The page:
My on-site interview lasted from 11:30 to 3:30 - no schedule, no interview list, no breaks, no lunch; back-to-back interviews. I never knew who was coming through the door and was generally only offered first names and no titles or roles. No-one explained how the interviewers related to me or my potential role. Each interview started with my trying to figure out who the interviewer was. Most offered a "bio' break, but it was clear that would eat into our interview time, so I declined.

I realized I was interviewing the hiring manager only because I recognized his name.

The interviews were all over the map - it was clear they hadn't coordinated and each interviewer had an idiosyncratic set of questions (often, none planned in advance that I could tell). Later, the internal recruiter told me that it was practice not to discuss an on-going interview - so everyone would be "fresh".

For me, it just meant a lot of repeating basics. Often, we would just get started on an interesting topic and someone new would knock on the door, and we'd frantically try to finish while the interviewer stood with their hand on the door knob, the next person waiting outside the door. In spite of the rush, I really enjoyed talking with each of the interviewers - each had something interesting to add, asked thoughtful questions and seemed like they'd be great to work with. It felt like I made good connections.

One of the hiring manager's last questions to me was: what is your management approach? - while he was on his way out the door. This is not the kind of question that can be answered in 15 seconds or less. There was no time to present examples or past experiences, just a couple of tag lines. It was very hard to know what he was looking for, apart from "fast".

I really regret not being allowed to do a presentation (I had asked) - it would have saved a LOT of time and also allowed us to get more in-depth faster in the 30-minute slots.

Before the interview, I was told, several times, to be sure to have an avatar - as there would be questions on my avatar. No-one asked about my avatar.

Clearly, they are growing quickly and their processes aren't quite in sync.

Overall, I got the impression that people really enjoy working for IMVU. They all seemed engaged, interested and passionate about their work. In many ways, it seemed mature for a start-up; profitable, goals, coordinated management.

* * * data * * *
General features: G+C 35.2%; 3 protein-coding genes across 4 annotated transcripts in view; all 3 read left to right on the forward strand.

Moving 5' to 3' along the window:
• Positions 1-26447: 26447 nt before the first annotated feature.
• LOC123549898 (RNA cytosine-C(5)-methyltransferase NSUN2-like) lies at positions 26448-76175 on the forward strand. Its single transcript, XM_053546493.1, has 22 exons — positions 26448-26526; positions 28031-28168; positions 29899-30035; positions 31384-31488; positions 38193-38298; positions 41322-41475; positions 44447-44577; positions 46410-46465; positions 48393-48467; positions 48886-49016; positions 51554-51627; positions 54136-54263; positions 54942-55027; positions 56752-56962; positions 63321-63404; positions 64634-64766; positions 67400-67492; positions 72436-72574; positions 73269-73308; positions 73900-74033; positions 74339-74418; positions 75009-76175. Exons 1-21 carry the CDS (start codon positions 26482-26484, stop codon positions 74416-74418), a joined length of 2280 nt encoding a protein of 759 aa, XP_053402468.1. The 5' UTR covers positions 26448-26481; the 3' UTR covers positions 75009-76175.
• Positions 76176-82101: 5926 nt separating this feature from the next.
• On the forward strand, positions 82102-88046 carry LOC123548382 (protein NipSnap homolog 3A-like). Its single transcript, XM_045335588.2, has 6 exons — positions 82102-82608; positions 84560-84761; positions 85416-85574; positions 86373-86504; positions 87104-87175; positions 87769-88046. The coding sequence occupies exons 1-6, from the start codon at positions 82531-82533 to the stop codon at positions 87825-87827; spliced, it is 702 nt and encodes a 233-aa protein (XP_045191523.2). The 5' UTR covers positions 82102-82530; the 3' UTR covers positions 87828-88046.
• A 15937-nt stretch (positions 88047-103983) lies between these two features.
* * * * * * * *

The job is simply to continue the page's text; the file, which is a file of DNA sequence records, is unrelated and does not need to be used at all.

They are also clearly transitioning from an engineering-driven, agile, anything goes, try it live... to one with more planning and organization and guidelines (still fast, but a little more coordinated, with some rules). I was taught to "make haste slowly" and to create long-range plans to better guide short-term decisions - but I think I lost the position by mentioning these things.

I wasn't surprised I didn't get the position, in spite of the good connections I made during the interview - I think the hiring manager felt I wasn't going to be "fast" enough.

The interview wasn't hard, questions were predictable and reasonable, and focused on the daily aspects of the job. I enjoyed the people.

Interview Question – None of the questions were difficult or unexpected. There just wasn't time to provide complete answers or answer all of the questions.   Answer Question

2 people found this helpful

No Offer

Negative Experience

Average Interview

Software Engineer Interview

Software Engineer

I applied through other source and the process took 2 months - interviewed at IMVU in August 2011.

Interview Details – Easily the most unprofessional and worst interview process ever.

1. Set up a phone interview with recruiter and recruiter simply didn't call at all.
2. Rescheduled and the recruiter called at a random time because he "didn't know what time to call."
3. Scheduled a phone interview with hiring manager and then he postponed.
4. Scheduled the phone interview with the hiring manager and never heard from them again.

Interview Question – None   Answer Question